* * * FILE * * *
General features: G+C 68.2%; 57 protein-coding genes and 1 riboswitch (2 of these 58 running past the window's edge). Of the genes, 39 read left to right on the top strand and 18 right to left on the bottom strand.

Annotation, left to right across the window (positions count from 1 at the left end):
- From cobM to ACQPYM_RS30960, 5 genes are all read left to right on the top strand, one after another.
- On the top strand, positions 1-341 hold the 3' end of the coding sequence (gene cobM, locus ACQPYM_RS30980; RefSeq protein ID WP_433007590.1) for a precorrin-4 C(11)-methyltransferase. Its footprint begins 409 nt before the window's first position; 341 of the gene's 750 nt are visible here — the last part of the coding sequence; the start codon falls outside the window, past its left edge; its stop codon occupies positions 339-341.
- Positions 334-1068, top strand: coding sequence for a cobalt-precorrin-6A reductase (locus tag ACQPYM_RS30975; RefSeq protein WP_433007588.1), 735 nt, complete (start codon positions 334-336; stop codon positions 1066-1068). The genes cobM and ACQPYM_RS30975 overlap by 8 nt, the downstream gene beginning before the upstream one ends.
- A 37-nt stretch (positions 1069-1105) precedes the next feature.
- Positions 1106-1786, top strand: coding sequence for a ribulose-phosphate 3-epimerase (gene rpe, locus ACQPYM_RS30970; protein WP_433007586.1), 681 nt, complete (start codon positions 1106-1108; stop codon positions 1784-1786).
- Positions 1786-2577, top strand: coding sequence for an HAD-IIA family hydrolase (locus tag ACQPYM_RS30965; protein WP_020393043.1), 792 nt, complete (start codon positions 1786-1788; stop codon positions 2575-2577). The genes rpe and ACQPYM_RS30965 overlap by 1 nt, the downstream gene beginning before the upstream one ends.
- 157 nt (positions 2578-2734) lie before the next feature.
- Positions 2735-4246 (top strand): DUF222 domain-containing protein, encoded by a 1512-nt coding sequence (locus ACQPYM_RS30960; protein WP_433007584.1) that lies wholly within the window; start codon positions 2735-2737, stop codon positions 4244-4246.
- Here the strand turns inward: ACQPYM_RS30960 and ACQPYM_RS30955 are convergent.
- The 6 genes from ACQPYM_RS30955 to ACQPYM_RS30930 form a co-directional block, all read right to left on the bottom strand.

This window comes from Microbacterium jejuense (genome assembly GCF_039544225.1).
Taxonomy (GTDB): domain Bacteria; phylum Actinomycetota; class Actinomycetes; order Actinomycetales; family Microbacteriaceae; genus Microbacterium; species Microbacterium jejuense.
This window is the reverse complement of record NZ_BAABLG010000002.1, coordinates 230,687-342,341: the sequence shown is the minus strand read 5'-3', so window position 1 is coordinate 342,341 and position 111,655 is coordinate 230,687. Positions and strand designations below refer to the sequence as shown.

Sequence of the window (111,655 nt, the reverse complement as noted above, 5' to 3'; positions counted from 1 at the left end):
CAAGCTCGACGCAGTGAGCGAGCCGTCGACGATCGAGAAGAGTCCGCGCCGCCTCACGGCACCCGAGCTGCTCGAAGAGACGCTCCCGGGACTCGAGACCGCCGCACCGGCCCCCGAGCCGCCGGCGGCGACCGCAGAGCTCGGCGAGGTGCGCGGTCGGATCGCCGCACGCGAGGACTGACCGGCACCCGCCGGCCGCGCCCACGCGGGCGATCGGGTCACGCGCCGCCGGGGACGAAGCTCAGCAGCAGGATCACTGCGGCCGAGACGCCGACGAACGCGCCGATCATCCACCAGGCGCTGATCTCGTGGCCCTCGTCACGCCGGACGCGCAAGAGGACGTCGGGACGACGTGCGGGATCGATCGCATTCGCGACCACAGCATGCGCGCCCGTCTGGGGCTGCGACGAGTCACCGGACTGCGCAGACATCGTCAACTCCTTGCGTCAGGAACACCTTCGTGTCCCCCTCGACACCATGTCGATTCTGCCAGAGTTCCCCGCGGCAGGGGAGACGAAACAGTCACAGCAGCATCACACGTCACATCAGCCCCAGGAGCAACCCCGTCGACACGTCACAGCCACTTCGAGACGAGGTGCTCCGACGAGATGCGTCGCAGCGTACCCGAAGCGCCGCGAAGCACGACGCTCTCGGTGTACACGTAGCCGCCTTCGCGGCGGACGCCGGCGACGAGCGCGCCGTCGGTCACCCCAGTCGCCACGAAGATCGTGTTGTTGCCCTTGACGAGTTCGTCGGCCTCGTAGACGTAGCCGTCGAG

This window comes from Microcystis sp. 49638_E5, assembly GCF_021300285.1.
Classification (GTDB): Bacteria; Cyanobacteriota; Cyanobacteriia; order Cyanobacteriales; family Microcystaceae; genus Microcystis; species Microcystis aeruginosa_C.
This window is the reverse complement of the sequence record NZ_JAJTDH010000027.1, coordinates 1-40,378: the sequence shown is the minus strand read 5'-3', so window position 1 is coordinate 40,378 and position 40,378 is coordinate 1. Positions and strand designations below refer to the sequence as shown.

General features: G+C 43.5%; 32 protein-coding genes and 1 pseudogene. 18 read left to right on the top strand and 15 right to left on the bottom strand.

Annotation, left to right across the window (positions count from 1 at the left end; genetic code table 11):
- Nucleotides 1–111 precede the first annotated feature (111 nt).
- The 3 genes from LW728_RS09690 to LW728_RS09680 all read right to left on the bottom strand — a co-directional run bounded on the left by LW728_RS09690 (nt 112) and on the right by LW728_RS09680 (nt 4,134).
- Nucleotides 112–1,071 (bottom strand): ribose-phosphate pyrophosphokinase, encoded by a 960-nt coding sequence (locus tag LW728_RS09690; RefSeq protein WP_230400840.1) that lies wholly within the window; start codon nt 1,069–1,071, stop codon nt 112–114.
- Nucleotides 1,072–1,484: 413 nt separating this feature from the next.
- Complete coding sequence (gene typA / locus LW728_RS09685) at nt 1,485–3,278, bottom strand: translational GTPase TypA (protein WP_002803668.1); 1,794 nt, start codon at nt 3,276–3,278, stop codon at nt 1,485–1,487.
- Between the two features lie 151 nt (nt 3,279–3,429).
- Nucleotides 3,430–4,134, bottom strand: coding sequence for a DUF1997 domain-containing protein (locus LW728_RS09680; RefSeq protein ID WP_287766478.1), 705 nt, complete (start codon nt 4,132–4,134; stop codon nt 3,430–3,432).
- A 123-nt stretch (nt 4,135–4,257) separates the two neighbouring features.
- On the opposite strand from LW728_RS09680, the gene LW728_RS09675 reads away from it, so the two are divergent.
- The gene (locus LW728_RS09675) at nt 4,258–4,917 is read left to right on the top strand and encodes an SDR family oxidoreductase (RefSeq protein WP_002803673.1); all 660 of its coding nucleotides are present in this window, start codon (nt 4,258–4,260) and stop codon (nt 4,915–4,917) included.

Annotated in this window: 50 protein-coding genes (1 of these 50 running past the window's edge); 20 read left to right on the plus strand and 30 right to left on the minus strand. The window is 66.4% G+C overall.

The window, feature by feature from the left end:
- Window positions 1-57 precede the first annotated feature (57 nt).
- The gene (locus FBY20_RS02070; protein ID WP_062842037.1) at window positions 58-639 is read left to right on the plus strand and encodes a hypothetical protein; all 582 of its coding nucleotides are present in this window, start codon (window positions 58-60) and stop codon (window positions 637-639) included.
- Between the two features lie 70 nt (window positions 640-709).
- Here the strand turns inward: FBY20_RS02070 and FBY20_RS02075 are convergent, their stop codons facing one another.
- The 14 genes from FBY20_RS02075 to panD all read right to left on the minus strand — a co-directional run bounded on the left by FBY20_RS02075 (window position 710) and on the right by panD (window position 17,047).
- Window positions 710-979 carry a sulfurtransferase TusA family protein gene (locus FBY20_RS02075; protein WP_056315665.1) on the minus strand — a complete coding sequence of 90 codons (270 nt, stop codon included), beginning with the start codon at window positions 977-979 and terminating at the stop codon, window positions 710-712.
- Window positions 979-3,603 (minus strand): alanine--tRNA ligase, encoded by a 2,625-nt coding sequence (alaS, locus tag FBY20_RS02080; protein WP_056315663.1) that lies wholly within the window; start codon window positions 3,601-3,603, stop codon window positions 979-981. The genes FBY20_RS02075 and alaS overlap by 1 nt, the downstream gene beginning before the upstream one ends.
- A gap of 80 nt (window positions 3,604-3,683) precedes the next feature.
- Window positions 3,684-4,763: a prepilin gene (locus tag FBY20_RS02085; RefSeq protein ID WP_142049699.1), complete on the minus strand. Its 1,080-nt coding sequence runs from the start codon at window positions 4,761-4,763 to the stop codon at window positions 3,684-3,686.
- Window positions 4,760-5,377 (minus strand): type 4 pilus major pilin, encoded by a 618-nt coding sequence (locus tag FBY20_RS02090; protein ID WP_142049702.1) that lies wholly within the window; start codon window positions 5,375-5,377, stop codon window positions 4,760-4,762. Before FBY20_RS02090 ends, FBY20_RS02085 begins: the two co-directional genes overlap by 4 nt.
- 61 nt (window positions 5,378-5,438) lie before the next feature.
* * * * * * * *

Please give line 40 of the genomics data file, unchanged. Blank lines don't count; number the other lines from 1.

- Window positions 710-979 carry a sulfurtransferase TusA family protein gene (locus FBY20_RS02075; protein WP_056315665.1) on the minus strand — a complete coding sequence of 90 codons (270 nt, stop codon included), beginning with the start codon at window positions 977-979 and terminating at the stop codon, window positions 710-712.